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Historic Great Lakes Ferry Cancels Remainder of 2023 Season

Badger historic ferry
Badger backed into the ramping system which is used to load and unload vehicles (Mysti Gruenke photo courtesy of LMC)

Published Aug 4, 2023 5:37 PM by The Maritime Executive

The SS Badger, a historic Great Lakes ferry and the last coal-fired commercial ferry in operation, was forced to end its 2023 season after a mechanical failure. It was to have a special year for the historic ship as it marked 70 years of service, providing an important transportation link between Wisconsin and Michigan and a popular local tourist attraction. Interlake Marine Services, which acquired the ship at the end of 2020, is promising repairs so that the ship can resume service in 2024.

Built in 1953, the Badger is an anomaly in shipping and a throwback to a previous era while still providing a vital commercial role. Built to transport railroad cars across Lake Michigan, the vessel was long ago converted to carry up to 600 passengers and 180 vehicles. Seasonally, she makes a four-hour run between Ludington, Michigan and Manitowoc, Wisconsin carrying cars, RVs, and commercial trucks.

On July 21, they experienced what has now been identified as a failure of the counterweight structure on the port side of the Badger’s ramp system. The Lake Michigan Carferry company, which runs the vessel, announced it was suspending service saying that “thankfully there were no injuries or damage to the ramp, vessel, or vehicles from this collapse.” They promised the ship would be back in service as quickly as possible, within the next few weeks.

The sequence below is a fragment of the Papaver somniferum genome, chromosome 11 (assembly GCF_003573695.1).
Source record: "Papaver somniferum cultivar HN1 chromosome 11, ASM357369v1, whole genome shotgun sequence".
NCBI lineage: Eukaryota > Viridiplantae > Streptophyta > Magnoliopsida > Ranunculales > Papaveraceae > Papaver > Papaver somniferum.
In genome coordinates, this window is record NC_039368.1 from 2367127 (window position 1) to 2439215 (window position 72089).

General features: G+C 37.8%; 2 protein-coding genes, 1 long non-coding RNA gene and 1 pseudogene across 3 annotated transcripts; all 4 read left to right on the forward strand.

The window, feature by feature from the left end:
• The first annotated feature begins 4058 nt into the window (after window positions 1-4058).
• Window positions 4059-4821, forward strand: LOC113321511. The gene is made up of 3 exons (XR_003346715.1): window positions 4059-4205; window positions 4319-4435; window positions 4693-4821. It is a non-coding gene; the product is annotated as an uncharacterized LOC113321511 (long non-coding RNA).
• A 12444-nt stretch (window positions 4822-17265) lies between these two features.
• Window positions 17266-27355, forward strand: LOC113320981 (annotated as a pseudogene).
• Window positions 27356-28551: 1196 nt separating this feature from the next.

The company’s general manager, Sara Spore reports an extensive amount of work was completed in the past 11 days, including underwater divers, marine construction contractors, and an engineering firm. They reported however that it has become clear that it will take months to clear the collapsed structure and erect a new one. A portion of the structure is currently resting against the ship. 

The ramp in Ludington was regularly inspected, with the company telling the local media a visual check days before the accident did not show any issues. They are still examining the system to determine what caused the collapse.

 

Sections of the damaged ramping system - lower photo by Ray LeMieux/Facebook

 

“We have made the difficult, and unfortunately unavoidable, decision to suspend our daily crossings for the remainder of the season,” said Mark W. Barker, President of Interlake Maritime Services, the parent company of Lake Michigan Carferry. “This is not how we hoped our 70th season would end but we are fully committed to making the extensive repairs – and doing it the right way – so that we will be back better and stronger in 2024 to serve our loyal passengers and port communities.”

Since acquiring ownership of the historic ship, which is designated a National Historic Landmark, Interlake has been investing in maintenance and upgrades. In 2021, the vessel was inspected, sandblasted, repainted, and had some initial repairs. Since then, they have upgraded the crew areas, installed new Internet and movie systems, improved the food service areas, and renovated areas including hallways, floors, and lighting.

The Badger was scheduled to operate from May 18 to October 9, 2023, and during July to August 6 was scheduled to make an additional second run at night responding to strong summer season demand. Last year, the vessel only operated a single daily roundtrip. They also operate lake cruises and some of the passengers come without cars using the ferry for excursions across the lake.

Interlake says it is committed to maintaining the service. The operation requires more than 100 people, with 40 working aboard the vessel or supporting it during port calls. Interlake has explored possible alternative power sources but has no immediate plans to move away from the historic coal operations.